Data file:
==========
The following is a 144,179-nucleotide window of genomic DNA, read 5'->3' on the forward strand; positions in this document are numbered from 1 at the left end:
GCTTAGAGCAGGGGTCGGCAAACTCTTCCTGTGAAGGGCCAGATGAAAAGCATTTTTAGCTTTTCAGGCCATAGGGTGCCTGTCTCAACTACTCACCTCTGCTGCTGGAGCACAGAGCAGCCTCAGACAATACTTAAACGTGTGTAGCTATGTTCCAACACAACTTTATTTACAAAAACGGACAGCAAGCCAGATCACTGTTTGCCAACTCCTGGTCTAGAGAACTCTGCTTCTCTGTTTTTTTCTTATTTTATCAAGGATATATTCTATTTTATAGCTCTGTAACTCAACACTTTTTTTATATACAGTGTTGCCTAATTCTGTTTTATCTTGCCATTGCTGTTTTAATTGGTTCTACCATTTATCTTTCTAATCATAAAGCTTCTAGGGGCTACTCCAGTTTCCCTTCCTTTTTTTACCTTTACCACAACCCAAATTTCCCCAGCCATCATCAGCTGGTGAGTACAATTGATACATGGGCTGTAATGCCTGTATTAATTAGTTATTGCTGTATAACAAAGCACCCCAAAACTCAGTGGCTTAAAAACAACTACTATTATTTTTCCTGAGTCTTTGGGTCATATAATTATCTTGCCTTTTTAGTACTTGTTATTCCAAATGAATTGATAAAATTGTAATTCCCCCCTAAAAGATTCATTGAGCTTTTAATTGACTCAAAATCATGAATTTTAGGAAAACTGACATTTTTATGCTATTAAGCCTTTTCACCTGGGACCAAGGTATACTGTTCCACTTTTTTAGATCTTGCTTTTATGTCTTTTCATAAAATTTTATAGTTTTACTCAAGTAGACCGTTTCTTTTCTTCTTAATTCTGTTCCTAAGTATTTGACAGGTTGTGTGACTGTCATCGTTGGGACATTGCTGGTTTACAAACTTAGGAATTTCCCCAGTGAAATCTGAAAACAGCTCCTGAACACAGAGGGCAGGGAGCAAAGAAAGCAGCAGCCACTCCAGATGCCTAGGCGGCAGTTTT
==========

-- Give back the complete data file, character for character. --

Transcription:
The following is a 144,179-nucleotide window of genomic DNA, read 5'->3' on the forward strand; positions in this document are numbered from 1 at the left end:
GCTTAGAGCAGGGGTCGGCAAACTCTTCCTGTGAAGGGCCAGATGAAAAGCATTTTTAGCTTTTCAGGCCATAGGGTGCCTGTCTCAACTACTCACCTCTGCTGCTGGAGCACAGAGCAGCCTCAGACAATACTTAAACGTGTGTAGCTATGTTCCAACACAACTTTATTTACAAAAACGGACAGCAAGCCAGATCACTGTTTGCCAACTCCTGGTCTAGAGAACTCTGCTTCTCTGTTTTTTTCTTATTTTATCAAGGATATATTCTATTTTATAGCTCTGTAACTCAACACTTTTTTTATATACAGTGTTGCCTAATTCTGTTTTATCTTGCCATTGCTGTTTTAATTGGTTCTACCATTTATCTTTCTAATCATAAAGCTTCTAGGGGCTACTCCAGTTTCCCTTCCTTTTTTTACCTTTACCACAACCCAAATTTCCCCAGCCATCATCAGCTGGTGAGTACAATTGATACATGGGCTGTAATGCCTGTATTAATTAGTTATTGCTGTATAACAAAGCACCCCAAAACTCAGTGGCTTAAAAACAACTACTATTATTTTTCCTGAGTCTTTGGGTCATATAATTATCTTGCCTTTTTAGTACTTGTTATTCCAAATGAATTGATAAAATTGTAATTCCCCCCTAAAAGATTCATTGAGCTTTTAATTGACTCAAAATCATGAATTTTAGGAAAACTGACATTTTTATGCTATTAAGCCTTTTCACCTGGGACCAAGGTATACTGTTCCACTTTTTTAGATCTTGCTTTTATGTCTTTTCATAAAATTTTATAGTTTTACTCAAGTAGACCGTTTCTTTTCTTCTTAATTCTGTTCCTAAGTATTTGACAGGTTGTGTGACTGTCATCGTTGGGACATTGCTGGTTTACAAACTTAGGAATTTCCCCAGTGAAATCTGAAAACAGCTCCTGAACACAGAGGGCAGGGAGCAAAGAAAGCAGCAGCCACTCCAGATGCCTAGGCGGCAGTTTT